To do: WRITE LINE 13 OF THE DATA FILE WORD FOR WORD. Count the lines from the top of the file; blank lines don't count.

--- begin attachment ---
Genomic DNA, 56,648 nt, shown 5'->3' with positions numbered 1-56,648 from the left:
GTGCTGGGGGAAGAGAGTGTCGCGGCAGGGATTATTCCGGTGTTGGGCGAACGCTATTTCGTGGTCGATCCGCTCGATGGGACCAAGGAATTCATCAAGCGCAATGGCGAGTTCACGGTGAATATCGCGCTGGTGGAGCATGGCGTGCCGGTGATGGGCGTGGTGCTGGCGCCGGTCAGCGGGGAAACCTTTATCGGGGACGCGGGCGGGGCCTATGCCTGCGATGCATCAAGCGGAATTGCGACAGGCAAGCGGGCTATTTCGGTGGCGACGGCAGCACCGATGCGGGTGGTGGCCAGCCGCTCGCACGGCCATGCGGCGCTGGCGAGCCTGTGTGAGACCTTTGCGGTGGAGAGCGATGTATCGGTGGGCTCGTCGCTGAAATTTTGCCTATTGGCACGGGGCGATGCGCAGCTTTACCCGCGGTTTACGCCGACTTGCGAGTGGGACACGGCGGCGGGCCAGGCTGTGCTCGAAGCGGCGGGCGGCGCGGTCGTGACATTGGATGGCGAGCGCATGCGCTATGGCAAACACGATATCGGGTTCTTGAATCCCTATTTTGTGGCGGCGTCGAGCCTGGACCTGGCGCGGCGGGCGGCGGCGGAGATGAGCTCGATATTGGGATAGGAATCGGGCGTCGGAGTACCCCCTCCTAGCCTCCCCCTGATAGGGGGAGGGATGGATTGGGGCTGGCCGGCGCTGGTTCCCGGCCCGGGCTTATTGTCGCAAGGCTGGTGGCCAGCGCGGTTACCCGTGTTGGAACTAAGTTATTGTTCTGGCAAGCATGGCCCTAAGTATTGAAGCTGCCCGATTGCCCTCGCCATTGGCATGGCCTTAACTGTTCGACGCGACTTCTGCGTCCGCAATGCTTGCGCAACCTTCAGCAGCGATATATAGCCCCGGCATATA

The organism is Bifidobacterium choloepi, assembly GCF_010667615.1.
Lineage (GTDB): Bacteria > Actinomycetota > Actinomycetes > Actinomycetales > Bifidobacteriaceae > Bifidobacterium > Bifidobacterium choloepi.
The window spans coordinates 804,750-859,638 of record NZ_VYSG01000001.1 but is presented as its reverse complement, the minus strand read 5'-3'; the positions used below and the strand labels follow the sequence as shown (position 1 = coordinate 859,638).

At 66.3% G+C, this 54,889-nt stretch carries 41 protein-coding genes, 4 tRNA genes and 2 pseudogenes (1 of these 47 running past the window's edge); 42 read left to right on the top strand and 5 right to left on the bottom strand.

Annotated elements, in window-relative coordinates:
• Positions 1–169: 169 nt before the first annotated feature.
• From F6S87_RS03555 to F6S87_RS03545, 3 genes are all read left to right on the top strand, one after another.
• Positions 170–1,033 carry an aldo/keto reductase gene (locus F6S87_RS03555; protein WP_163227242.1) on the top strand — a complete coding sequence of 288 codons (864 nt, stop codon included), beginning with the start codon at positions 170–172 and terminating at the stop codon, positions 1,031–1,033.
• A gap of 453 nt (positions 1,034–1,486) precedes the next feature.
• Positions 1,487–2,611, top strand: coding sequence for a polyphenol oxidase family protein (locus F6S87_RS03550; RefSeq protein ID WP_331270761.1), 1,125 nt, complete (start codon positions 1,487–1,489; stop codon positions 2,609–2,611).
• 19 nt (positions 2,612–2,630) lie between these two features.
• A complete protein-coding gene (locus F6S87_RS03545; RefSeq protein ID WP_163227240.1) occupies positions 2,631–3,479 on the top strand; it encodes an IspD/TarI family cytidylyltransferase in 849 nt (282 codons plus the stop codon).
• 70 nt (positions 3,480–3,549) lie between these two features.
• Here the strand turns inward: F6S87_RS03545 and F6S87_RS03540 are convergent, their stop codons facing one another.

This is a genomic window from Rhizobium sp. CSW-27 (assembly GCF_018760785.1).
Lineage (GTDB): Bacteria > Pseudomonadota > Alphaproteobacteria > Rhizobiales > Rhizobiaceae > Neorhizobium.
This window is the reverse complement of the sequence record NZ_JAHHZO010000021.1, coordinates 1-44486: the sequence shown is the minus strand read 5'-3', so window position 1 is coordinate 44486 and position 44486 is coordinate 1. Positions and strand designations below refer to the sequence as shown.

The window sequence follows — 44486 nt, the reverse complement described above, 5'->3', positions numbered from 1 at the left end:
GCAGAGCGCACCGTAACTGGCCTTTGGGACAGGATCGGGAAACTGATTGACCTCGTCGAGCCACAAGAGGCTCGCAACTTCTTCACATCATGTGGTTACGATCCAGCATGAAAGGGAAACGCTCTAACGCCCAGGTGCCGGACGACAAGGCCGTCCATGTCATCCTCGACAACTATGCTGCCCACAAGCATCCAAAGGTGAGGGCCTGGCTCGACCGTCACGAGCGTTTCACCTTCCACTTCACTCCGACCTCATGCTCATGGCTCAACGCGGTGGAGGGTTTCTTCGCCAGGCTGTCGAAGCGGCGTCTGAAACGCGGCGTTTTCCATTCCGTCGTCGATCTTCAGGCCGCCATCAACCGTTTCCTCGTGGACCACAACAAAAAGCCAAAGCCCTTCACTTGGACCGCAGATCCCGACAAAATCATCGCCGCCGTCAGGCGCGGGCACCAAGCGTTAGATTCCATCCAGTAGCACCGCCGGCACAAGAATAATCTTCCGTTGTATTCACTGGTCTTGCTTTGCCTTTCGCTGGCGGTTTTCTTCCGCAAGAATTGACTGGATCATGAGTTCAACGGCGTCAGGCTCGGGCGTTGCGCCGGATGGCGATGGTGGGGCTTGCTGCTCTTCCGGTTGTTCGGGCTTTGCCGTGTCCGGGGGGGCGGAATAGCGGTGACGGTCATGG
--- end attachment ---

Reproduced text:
• 19 nt (positions 2,612–2,630) lie between these two features.